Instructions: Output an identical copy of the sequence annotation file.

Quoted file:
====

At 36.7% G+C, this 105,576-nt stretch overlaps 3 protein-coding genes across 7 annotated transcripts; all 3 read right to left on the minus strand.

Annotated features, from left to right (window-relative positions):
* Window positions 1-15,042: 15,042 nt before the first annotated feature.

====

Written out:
At 36.7% G+C, this 105,576-nt stretch overlaps 3 protein-coding genes across 7 annotated transcripts; all 3 read right to left on the minus strand.

Annotated features, from left to right (window-relative positions):
* Window positions 1-15,042: 15,042 nt before the first annotated feature.